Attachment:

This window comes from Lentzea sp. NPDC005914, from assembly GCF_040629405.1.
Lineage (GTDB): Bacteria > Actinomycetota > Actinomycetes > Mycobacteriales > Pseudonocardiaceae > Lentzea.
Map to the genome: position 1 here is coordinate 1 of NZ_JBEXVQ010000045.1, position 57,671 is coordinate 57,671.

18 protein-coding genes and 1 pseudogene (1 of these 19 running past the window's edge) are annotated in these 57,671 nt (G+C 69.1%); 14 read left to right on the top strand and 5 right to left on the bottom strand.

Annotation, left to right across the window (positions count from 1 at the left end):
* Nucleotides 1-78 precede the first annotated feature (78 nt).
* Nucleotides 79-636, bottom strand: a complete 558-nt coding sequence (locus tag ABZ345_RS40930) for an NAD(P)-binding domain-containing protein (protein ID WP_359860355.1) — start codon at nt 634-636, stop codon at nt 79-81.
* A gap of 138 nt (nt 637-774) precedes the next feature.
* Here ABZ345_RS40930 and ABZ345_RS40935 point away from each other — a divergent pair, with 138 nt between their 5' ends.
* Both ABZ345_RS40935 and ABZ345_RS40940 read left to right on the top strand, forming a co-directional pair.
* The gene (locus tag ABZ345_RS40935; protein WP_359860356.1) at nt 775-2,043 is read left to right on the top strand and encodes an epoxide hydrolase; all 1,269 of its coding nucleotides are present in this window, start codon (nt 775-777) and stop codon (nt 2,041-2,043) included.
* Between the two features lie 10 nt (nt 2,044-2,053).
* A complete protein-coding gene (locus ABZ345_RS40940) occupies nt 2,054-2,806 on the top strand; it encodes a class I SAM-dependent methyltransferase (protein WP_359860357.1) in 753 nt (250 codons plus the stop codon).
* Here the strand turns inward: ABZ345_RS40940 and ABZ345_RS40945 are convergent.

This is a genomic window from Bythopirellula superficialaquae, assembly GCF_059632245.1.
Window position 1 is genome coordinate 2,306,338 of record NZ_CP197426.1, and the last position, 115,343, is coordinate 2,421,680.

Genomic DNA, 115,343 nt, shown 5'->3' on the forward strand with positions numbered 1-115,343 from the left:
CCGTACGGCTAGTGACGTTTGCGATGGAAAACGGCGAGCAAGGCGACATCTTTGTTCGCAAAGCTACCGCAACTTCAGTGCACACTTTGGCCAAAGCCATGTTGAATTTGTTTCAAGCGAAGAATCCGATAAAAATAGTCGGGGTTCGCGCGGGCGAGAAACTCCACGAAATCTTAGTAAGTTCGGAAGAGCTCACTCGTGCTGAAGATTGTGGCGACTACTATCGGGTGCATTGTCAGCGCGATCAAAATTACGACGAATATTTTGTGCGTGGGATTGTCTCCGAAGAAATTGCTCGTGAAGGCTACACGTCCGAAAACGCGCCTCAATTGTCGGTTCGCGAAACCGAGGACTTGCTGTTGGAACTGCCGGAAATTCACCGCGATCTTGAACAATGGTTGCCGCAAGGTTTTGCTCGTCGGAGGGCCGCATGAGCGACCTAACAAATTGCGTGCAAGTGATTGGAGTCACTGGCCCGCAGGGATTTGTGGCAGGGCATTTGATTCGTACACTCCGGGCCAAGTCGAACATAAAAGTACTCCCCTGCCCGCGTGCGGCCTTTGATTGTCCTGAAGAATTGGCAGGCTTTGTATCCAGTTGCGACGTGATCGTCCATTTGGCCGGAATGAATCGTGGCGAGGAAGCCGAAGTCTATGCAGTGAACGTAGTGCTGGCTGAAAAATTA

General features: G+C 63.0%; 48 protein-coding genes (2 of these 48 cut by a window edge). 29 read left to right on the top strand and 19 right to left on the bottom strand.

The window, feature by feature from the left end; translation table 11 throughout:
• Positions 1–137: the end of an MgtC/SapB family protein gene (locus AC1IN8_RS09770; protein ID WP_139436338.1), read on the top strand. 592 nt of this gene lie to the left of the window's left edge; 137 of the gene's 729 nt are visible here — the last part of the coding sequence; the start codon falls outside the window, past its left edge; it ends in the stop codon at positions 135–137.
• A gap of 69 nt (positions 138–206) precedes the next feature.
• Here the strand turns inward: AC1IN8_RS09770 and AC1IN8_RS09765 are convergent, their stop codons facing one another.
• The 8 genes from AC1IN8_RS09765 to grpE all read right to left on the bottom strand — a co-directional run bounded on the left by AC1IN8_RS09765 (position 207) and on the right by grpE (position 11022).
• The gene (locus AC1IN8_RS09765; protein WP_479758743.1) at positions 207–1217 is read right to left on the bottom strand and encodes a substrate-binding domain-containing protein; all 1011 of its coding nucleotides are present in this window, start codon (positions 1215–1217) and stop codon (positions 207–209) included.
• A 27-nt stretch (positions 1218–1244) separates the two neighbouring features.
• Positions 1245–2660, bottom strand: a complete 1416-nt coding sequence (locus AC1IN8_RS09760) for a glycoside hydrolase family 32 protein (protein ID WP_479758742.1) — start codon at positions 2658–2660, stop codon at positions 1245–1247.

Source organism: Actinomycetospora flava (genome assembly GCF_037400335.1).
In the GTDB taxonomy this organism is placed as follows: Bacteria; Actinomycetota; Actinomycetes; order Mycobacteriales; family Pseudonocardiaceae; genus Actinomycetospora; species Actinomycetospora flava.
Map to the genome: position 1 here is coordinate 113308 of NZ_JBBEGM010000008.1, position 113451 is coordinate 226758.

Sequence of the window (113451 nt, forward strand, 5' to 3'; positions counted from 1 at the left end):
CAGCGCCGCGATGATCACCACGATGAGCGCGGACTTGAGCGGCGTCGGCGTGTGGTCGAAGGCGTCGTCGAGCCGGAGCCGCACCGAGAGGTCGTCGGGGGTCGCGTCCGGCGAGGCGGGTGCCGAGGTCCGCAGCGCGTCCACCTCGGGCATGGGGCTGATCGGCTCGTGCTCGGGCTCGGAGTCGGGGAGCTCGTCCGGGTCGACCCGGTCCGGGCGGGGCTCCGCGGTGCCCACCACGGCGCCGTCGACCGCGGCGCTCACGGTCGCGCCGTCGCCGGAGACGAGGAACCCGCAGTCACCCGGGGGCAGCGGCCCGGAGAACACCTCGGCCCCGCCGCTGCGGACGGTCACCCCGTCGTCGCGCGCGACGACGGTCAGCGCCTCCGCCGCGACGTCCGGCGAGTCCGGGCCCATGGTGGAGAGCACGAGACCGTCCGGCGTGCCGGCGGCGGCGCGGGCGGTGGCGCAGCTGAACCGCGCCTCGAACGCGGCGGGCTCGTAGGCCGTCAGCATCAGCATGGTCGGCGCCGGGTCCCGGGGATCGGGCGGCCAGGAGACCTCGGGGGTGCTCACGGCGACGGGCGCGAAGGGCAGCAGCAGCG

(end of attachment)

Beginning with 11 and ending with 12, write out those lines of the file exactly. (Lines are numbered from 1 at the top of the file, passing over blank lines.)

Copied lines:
* The gene (locus tag ABZ345_RS40935; protein WP_359860356.1) at nt 775-2,043 is read left to right on the top strand and encodes an epoxide hydrolase; all 1,269 of its coding nucleotides are present in this window, start codon (nt 775-777) and stop codon (nt 2,041-2,043) included.
* Between the two features lie 10 nt (nt 2,044-2,053).